Multi-scale Shape Representation and Segmentation With Applications to Radiotherapy
Brain metastases constitute the most common manifestation of cancer involving the central nervous system. Indeed, it has been estimated that over 170,000 cases of brain metastases are diagnosed annually in the United States alone . During the past half-century, the cornerstone of treatment for this oncologic phenomenon has been whole brain irradiation (WBI) . WBI has multiple salutary effects including rapid relief of neurological signs and symptoms as well as enhanced local control. Moreover, WBI represents an attractive clinical alternative because it can potentially suppress micrometastases that are undetectable with the current degree of resolution by MR imaging. Unfortunately, WBI may also engender side effects including memory deficits and decrements in quality of life .
Stereotactic irradiation is an option that has gained popularity in the management of brain metastases. Stereotactic irradiation is appealing because it is of short duration, uses multiple intersecting beams to augment the dose within the tumor volume and provides a rapid dose fall-off thereby optimizing the dosimetric gradient outside the tumor. This rationale allowed Chang et al.  to mount a trial comparing WBI to stereotactic techniques for patients suffering from brain metastases. The results of the trial indicated less decline in learning and memory function within the stereotactic arm. Yet, others have questioned whether an unacceptable subset of patients (among those treated focally) failed intracranially, albeit outside the radiosurgical treatment volumes.
In order for those receiving WBI to obtain the optimal intracranial control of disease while simultaneously preserving neurocognitive function, it is of strategic importance to recognize that the primary neurocognitive impairments are in memory. Since memory control is thought to be mediated by the hippocampus, attention has been turned to whole brain radiotherapeutic techniques that allow the sparing of the hippocampus. In order to be able to minimize dose deposition within the hippocampus, clinicians must be able to confidently identify that structure. The accuracy and consistency of segmentation can be improved by automating the process and including shape prior knowledge. Also, segmentation is a necessary step prior to registration; segmented structures provide landmarks and can be used to limit the number of free variables in deformable registration, which, in turn, leads to more accurate results.
In order to automatically extract the hippocampus region from the MR images, we present in this work a multiscale representation for shapes with arbitrary topology, and a method to segment the target organ/tissue from medical images having very low contrast with respect to surrounding regions using multiscale shape information and local image features. In many previous works, shape knowledge was incorporated by first constructing a shape space from training cases, and then constraining the segmentation process to be within the learned shape space. However, such an approach has certain limitations due to the number of variations in the learned shape space. Moreover, small scale shape variances are usually overwhelmed by those in the large scale, and therefore the local shape information is lost. In this work, first we handle this problem by providing a multiscale shape representation using the wavelet transform. Consequently, the shape variances captured by the statistical learning step are also represented at various scales. In doing so, not only the number of shape variances are largely enriched, but also the small scale changes are nicely captured. Furthermore, in order to make full use of the training information, not only the shape but also the grayscale training images are utilized in a multi-atlas initialization procedure.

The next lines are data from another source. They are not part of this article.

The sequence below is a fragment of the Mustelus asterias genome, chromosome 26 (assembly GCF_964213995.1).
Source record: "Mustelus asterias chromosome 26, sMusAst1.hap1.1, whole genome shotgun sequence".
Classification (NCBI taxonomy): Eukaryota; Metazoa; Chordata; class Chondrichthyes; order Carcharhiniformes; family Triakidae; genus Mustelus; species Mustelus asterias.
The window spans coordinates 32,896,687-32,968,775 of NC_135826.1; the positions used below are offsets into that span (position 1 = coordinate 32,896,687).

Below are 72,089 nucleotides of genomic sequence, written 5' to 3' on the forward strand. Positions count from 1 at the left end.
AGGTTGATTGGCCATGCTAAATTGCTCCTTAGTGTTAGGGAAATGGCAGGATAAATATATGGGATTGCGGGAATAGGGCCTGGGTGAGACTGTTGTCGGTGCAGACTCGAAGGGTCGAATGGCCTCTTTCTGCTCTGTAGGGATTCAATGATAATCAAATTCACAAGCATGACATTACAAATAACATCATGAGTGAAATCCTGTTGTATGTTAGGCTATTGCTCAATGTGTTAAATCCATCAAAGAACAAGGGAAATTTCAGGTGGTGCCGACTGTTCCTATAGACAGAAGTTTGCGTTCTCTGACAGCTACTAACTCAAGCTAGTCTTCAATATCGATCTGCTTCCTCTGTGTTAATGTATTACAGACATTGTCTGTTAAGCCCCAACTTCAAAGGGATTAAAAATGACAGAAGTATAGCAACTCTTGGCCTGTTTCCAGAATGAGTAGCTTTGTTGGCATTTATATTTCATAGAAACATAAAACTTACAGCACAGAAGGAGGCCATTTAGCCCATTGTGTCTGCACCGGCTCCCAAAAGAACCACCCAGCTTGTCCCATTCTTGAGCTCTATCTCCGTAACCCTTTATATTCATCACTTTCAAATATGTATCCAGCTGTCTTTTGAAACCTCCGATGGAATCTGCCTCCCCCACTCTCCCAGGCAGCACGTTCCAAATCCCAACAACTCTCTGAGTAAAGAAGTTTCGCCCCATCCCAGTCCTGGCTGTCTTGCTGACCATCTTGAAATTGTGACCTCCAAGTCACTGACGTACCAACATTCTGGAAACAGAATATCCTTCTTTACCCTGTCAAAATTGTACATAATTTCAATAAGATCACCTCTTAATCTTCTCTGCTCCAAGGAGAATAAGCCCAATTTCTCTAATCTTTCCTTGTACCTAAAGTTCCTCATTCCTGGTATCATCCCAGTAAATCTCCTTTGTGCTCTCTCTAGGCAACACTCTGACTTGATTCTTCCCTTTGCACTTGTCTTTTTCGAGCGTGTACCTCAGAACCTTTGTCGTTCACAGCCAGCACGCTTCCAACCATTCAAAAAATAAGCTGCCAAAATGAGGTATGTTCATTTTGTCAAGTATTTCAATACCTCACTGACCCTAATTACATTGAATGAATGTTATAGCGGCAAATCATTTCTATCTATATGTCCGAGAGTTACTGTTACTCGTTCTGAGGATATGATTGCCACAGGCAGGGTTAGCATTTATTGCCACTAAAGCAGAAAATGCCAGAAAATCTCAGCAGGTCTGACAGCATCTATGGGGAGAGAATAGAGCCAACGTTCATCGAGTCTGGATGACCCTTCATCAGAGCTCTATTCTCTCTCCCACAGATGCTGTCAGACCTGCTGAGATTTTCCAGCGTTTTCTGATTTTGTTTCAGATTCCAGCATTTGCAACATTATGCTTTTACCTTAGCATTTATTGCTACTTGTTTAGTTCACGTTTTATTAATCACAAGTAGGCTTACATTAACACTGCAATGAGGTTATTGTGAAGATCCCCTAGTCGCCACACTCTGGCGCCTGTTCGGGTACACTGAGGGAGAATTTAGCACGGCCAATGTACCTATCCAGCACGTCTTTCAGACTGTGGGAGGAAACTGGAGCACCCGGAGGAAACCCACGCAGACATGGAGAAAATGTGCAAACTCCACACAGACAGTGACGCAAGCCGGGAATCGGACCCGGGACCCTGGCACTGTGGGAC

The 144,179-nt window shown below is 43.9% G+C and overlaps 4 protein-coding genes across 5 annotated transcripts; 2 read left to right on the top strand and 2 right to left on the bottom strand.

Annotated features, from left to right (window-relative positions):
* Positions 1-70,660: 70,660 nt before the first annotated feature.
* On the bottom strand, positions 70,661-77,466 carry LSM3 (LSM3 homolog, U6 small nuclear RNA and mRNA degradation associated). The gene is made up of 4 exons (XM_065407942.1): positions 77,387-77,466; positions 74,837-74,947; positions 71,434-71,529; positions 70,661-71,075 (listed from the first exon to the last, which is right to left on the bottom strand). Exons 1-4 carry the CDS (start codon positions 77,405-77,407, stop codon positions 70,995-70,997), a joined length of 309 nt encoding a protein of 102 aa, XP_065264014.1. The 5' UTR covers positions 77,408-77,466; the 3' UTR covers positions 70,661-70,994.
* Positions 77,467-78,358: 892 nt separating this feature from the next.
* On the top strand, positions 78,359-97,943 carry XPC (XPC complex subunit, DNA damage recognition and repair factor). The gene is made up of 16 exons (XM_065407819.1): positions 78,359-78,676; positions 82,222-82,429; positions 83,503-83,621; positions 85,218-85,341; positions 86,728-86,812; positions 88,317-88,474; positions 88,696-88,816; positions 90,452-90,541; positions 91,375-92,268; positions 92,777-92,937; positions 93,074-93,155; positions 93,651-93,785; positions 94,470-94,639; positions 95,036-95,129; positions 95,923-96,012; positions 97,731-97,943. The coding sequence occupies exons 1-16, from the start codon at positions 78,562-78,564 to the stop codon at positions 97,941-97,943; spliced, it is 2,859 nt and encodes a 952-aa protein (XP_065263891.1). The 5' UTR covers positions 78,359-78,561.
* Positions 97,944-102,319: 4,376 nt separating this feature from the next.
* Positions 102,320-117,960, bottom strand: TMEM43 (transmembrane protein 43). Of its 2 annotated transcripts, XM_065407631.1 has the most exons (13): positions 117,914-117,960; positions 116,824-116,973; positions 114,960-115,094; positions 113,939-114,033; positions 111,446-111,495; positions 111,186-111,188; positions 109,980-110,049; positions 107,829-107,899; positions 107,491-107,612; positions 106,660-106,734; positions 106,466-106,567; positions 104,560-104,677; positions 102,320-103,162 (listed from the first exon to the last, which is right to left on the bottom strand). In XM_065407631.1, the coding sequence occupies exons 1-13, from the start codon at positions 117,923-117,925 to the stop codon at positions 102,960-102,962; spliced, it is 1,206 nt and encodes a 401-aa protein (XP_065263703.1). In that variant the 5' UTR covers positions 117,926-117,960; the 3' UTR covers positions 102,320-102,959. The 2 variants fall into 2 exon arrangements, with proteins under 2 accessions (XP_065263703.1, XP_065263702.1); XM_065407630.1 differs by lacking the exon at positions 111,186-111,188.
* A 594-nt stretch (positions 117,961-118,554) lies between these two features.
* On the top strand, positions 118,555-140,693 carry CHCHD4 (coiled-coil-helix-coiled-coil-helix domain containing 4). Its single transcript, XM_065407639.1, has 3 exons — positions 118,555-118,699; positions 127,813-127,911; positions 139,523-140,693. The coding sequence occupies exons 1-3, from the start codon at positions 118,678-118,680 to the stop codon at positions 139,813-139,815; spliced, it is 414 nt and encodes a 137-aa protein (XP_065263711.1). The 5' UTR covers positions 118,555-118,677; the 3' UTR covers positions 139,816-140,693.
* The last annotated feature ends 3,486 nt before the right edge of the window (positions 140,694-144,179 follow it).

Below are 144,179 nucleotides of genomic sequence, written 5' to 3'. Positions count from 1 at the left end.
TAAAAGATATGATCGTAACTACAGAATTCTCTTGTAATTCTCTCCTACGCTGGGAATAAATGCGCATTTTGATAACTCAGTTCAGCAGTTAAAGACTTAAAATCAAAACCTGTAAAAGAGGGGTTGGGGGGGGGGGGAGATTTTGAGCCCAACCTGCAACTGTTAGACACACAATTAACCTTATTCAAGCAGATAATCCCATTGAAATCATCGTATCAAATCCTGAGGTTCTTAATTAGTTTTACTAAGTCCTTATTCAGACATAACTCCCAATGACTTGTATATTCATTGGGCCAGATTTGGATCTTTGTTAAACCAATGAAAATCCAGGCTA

The segmentation method is applied on hippocampus. In the figure below, we show the segmentation results. In the first, third, and the fifth rows, the yellow colored shapes are the segmentation results output by the method. In the second, forth, and sixth rows, the colors on the shapes indicate the difference with the manual segmentation results: For each point on the shape (result of the segmentation algorithm), we compute the closest point on the manual segmented surface, and record the distance to that point. Such distances are encoded by the color shown in those rows.
The method is also applied on caudate. Similarly to the hippocampus cases, in the figure below, we show the segmentation results. In the first and third rows, the yellow colored shapes are the segmentation results output by the method. In the second and forth rows, the colors on the shapes indicate the difference with the manual segmentation results: For each point on the shape (result of the segmentation algorithm), we compute the closest point on the manual segmented surface, and record the distance to that point. Such distances are encoded by the color shown in those rows.
Georgia Tech: Yi Gao and Allen Tannenbaum
- Gao, Y. and Corn, B. and Schifter, D. and Tannenbaum, A. Multiscale 3D Shape Representation and Segmentation with Applications to Hippocampal/Caudate Extraction from Brain MRI, Medical Image Analysis, 2011 in press
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